Rocky Mountain High

No, not that kind of “high” despite what the law allows here in Colorado. We said goodbye to Santa Fe last Tuesday morning . . .

Wind Sculptures at Loretto Chapel
Wind Sculptures at Loretto Chapel

. . . and headed north, or rather southeast and then northeast and then southeast again and then east and THEN north, because that’s what I-25 does to get around some mountains. We saw a WHOLE LOT of this . . . Road Home I-25. . . but we did finally make it back to Colorado, where the mountains are high, even if we’re not. ↓

Rockies, just north of the New Mexico - Colorado state line
Rockies, just north of the New Mexico – Colorado state line

Pueblo, Colorado, where we had intended to spend the night, turned out to be surprisingly popular and the hotels were full, so we ended up in Colorado Springs for the night. On the plus side the hotel didn’t have the room ready that I’d reserved en route after striking out in Pueblo, so they upgraded us to the Presidential Suite. What?!? Super fun for our last night on the road.

We pulled into Fort Collins on Wednesday, the 8th of April, nearly 13 months after this adventure began. Spring is underway . . .Glossi Yellow Tulips We’re not quite “home” yet, though, since we’re staying with Tom and Lexi until we close on the house we’re buying next week. But it’s lovely to be here . . .Glossi Bench

Glossi Music RoomThis house is filled with music much of the time, which is something I’ve missed. Except for listening to Nostalgie in the car with Pascale and Jacky on all our jaunts around western France, music has been less a part of our daily lives than usual. But here I get to play the piano, and better yet, hear others who’ve actually been practicing!

I was hoping to enjoy more music at church this morning, not to mention long-awaited reunions with friends, but I seem to have caught some wretched bug (or my allergies are on the rampage, not really sure which), so decided I’d quarantine myself this morning and maybe finish this post I started days ago. Life has taken on a new frenetic pace this week, and sleep has become a bit elusive, neither of which is sustainable for long. But I’m sure I’ll be fine and things will settle down.

In this state of flux, though, questions are the order of the day. Are we making the right decisions? What will life be like now after this adventure? What will I post about–I don’t want to quit!–now that our life is a little less movable?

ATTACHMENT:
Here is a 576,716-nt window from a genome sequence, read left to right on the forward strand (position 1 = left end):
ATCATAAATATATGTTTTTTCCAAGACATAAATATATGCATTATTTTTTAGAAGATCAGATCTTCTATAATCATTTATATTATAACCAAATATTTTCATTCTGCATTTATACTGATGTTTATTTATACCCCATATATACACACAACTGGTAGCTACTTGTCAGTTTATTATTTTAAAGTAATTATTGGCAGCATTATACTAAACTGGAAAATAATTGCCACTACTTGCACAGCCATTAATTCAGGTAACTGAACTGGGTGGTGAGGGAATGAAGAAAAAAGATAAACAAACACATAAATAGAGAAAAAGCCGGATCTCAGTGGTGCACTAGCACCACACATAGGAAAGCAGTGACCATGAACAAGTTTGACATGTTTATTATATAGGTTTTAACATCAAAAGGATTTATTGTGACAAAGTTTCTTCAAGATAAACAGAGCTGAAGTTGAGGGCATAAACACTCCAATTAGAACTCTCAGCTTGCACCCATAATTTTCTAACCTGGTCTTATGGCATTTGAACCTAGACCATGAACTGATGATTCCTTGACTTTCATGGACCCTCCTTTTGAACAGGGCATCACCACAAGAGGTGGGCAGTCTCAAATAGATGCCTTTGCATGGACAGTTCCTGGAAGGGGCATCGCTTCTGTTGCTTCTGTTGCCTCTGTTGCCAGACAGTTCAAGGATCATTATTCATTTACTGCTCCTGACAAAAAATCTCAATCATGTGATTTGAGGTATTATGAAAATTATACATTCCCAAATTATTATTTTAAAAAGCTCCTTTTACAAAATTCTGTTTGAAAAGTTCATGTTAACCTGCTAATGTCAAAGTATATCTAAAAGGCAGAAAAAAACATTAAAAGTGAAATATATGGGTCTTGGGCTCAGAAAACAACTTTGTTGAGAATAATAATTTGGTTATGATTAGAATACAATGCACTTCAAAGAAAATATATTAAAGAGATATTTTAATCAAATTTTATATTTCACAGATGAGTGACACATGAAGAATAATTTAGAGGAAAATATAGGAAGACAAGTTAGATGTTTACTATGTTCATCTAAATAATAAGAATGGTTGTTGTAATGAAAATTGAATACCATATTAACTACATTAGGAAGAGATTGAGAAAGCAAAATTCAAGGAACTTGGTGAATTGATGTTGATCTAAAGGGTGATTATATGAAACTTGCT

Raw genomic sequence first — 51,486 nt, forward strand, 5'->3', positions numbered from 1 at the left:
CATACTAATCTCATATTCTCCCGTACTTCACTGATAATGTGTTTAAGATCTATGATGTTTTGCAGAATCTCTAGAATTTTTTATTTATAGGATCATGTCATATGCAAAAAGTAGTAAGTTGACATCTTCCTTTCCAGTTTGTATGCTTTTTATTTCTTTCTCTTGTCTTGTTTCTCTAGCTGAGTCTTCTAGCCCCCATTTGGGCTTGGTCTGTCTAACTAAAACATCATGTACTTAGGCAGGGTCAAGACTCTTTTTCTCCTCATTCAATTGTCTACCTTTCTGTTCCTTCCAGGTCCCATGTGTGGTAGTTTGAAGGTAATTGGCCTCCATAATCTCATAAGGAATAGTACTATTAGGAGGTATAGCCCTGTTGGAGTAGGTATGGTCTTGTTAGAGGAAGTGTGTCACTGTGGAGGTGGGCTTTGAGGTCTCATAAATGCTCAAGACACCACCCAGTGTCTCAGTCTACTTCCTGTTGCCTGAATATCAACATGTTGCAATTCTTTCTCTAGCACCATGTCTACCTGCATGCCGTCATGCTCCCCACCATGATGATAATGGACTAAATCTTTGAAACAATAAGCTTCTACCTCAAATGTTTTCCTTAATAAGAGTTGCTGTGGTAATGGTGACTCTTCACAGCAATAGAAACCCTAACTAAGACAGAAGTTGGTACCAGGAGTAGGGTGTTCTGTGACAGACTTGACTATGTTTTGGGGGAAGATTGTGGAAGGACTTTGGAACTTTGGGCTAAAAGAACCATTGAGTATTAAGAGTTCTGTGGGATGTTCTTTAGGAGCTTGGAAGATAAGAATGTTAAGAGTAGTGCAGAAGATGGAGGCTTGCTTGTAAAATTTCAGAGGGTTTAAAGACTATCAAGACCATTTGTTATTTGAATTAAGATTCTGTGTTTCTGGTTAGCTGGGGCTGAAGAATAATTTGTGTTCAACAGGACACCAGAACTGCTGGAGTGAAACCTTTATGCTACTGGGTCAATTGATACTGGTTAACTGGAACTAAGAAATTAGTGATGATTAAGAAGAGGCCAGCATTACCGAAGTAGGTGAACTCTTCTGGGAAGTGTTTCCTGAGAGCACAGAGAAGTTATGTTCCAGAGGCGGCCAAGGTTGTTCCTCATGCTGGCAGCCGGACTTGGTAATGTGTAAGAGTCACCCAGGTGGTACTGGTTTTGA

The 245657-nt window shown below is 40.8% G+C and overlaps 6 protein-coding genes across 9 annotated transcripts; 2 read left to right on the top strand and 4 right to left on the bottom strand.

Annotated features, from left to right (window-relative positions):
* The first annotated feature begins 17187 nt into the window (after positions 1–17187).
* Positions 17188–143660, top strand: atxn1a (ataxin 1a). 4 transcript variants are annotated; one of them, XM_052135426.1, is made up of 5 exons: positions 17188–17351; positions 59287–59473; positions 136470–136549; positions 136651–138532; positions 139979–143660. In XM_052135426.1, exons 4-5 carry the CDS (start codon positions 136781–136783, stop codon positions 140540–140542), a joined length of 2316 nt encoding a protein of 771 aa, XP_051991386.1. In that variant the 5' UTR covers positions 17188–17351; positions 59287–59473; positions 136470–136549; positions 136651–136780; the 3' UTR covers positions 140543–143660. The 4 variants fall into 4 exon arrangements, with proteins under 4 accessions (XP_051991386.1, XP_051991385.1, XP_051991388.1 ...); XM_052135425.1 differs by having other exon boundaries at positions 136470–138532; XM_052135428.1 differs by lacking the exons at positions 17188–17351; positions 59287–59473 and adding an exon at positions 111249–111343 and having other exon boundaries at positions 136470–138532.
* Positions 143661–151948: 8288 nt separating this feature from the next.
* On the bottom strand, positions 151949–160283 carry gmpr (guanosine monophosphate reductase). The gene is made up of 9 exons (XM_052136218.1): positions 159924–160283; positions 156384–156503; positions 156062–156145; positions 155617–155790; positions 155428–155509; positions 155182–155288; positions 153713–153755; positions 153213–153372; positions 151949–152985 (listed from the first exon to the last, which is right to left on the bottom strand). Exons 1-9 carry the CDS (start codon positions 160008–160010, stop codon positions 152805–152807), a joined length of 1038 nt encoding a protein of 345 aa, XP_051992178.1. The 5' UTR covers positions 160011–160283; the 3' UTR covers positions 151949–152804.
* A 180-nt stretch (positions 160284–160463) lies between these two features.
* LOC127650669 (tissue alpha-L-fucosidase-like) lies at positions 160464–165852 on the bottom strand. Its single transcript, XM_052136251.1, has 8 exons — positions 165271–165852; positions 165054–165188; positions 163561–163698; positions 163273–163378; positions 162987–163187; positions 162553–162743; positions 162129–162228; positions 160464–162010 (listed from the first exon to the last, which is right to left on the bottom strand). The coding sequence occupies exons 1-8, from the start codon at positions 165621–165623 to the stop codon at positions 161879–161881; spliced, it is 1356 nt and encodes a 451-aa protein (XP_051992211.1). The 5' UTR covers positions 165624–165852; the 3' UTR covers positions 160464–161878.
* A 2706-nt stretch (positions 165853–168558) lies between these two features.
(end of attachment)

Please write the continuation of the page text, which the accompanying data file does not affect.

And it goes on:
I came across these gems this morning while reading Madeleine L’Engle’s Walking on Water: Reflections on Faith and Art:

Generally what is more important than getting watertight answers is learning to ask the right questions. 

Ah, but what are the right questions?

Safety is only an illusion, and letting it go is part of listening to the silence, and to the Spirit.

So while I’m sitting here this Sunday morning, just one week after Easter, with spring’s new life gaining more ground by the day, I’m going to rest in the silence and listen to the Spirit.

Wishing you a very blessed day, with time for silence and listening!

3 thoughts on “Rocky Mountain High”

  1. Bienvenue!!! Hoping to see you soon at a french gathering! A group of us meet at Café Vino, every other Tuesday, at 9, in their large conference room, to the left as you enter (cause we get kind of rowdy!)……when the weather warms up, we’ll return to La Crêperie where we sit outside (again, due to our rowdiness!). This Sunday, at 3, I’m having a “musicale” chez moi……piano, singing, etc……french songs and/or composers……it’s on “meetup” too……join us, please!

  2. bon retour “chez vous” après ce long voyage. Je suis sure que vous êtes très attendus par tous vos amis. Que de bons moments vous attendent.. Que de choses à raconter, la tête et les yeux emplis de toutes ces expériences, ces paysages ces rencontres… nous on vous dit à bientôt quand les jambes vont vous démanger et que vous allez reprendre la route

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